Homework Time

kids at school

When children get home from school, the last thing they want to do is sit down and study. They have just spent seven hours mentally engaged in learning. From reading and writing and math, their ever-growing brains need a break. I have found that when I give my kids a scheduled afterschool homework place and time, proceeded by a mental break, it helps to decrease the protests and increase the productivity.

When the kids get home from school, they get about 30-45 minutes to eat a snack and have some down time. If it’s a day that we have something in the evening, then I cut the amount of this break down to enough time for a snack. During down time they either watch TV, play video games, lay down for a short rest, or play with friends. These are things that allow their brains to stop thinking about school and learning for a brief time.

This is a much needed rest that even as adults we try to implement into our long, hectic schedules. For those of us that are SAHMs, we live for nap time, or at least I do. It’s that time of day where the house is actually quiet. I can take care of things I need to do, get some work done, take a shower, or take a nap. Then I am better able, both mentally and physically, to handle the second half of the day. On the days when they don’t take naps I am much more drained, my brain is mush, and I am really irritable by their bedtime.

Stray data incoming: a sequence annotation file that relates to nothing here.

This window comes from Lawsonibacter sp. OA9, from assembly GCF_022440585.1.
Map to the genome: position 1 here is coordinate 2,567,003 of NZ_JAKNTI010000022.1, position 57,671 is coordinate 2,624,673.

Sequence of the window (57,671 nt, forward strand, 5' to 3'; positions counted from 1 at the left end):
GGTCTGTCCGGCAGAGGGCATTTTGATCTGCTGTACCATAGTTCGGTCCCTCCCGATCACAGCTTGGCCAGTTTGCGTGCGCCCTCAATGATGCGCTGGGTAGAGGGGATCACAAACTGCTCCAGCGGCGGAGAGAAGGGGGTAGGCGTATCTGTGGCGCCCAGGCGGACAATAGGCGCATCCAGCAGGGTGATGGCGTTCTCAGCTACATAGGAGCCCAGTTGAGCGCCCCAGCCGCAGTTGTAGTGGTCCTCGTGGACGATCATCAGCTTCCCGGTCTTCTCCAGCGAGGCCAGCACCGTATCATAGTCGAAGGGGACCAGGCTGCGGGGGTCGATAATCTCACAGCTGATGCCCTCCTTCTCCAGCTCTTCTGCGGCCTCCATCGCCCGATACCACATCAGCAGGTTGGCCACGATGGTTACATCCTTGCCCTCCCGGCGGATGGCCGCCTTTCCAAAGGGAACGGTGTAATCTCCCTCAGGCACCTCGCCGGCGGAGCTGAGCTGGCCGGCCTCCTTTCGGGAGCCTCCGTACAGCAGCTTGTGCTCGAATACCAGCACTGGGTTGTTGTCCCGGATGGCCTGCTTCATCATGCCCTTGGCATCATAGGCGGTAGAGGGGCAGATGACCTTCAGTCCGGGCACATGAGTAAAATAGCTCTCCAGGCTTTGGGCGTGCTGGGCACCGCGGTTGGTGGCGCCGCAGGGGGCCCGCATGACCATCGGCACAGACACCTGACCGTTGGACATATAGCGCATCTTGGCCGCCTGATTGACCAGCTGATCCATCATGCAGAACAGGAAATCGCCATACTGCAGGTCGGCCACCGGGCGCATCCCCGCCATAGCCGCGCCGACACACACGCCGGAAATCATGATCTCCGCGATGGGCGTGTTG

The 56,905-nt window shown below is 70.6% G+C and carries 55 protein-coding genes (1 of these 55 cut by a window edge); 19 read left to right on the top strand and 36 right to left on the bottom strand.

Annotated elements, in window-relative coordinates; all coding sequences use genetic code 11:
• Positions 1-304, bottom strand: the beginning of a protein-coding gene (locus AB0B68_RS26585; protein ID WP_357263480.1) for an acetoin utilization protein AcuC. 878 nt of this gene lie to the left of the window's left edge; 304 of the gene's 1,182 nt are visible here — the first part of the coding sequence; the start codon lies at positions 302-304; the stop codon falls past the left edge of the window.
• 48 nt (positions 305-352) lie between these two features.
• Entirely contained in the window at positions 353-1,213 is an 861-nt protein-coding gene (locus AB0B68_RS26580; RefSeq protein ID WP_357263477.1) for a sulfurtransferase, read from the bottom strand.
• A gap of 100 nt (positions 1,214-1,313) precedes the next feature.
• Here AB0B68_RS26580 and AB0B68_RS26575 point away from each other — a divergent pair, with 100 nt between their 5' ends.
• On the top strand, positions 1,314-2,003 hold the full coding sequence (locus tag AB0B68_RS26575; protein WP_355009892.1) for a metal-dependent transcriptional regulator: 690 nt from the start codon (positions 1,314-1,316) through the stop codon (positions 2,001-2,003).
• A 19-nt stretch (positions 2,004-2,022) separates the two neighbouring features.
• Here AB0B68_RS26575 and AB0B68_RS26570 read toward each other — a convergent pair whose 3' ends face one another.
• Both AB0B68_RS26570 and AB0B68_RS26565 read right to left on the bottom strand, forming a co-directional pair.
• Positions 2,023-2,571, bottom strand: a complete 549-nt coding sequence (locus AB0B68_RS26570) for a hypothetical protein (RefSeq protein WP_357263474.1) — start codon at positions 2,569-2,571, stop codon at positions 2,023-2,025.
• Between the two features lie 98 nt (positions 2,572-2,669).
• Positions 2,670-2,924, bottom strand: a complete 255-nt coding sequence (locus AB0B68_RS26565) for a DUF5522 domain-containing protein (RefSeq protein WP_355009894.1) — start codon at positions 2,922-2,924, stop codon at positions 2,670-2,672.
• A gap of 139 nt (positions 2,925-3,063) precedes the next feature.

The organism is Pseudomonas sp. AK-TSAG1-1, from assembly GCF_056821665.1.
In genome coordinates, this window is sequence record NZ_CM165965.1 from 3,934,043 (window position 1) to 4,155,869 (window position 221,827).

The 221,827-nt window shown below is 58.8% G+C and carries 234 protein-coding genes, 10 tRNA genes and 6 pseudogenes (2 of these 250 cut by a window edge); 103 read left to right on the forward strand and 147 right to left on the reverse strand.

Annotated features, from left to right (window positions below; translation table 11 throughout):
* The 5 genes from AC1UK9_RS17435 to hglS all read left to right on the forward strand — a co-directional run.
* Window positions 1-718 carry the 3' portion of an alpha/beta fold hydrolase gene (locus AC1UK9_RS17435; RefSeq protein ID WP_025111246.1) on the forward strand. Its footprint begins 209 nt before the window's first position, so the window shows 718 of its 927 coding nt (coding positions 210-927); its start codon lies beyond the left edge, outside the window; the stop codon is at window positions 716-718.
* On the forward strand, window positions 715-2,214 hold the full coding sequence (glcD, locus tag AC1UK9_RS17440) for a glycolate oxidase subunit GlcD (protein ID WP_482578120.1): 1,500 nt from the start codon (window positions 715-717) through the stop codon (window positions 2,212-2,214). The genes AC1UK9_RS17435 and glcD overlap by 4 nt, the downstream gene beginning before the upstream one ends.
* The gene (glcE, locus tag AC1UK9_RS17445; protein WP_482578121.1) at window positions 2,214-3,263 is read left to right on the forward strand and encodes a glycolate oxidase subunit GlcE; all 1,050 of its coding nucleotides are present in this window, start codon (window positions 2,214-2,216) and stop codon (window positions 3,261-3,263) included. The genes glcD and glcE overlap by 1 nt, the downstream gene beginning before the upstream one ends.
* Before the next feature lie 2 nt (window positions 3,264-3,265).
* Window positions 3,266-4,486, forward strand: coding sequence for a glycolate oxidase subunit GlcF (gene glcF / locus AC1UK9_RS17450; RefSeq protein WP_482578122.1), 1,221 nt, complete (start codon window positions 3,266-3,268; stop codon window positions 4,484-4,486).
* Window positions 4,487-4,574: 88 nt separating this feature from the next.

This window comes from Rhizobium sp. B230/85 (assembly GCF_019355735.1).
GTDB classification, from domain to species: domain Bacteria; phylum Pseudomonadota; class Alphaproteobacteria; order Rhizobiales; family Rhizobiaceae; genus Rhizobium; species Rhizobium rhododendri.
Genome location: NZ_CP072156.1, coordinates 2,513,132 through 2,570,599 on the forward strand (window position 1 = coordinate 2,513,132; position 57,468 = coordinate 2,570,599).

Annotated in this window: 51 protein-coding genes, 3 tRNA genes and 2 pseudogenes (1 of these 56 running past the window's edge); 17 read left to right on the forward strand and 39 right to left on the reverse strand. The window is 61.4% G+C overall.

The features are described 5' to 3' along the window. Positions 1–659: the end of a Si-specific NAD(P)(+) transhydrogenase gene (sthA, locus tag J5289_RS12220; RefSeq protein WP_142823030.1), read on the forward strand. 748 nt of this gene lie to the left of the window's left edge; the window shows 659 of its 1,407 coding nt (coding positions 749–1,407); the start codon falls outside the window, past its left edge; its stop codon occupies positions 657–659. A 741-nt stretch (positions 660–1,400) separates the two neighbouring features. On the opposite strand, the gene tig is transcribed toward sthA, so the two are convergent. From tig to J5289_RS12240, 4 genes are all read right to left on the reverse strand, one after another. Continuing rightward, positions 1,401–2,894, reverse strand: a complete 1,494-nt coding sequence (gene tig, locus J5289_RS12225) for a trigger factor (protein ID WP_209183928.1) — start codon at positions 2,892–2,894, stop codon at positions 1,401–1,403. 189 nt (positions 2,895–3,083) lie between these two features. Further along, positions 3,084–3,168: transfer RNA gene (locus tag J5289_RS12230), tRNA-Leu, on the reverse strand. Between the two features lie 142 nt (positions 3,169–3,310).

It is also true for those that work and/or go to school. When they bring work home after being mentally engaged all day, the last thing they want to do is jump right back into it again. Even if downtime consists of taking a quick shower or eating dinner, a short break is better than no break. The mind resets and is able to catch a second wind.

Since my children are still in elementary school, homework is designed to be able to be completed in about 30-45 minutes. That works out perfectly, since we have determined the kitchen table is the best place to do homework. While I’m making dinner, the kids are doing homework. I’m right there to oversee their progress and assist them in any way they need. By the time homework is completed dinner is nearly ready, and the kids have the remainder of the evening to chill out before bedtime.

For those older children that have more work or require more time to complete it, it is still essential for them to have a mental break after school. If they are not finished before, they will need to have additional time after dinner to get it all done. Dinnertime is a great time to determine what your student is working on and to see if they need any help wrapping it up.

When determining your student’s homework time, take into consideration all factors, including their study habits, any afterschool activities, and the amount of school work they have. Additionally, when including homework time into your family’s weekly schedule, be sure to also include one of the most important factors of all: downtime.

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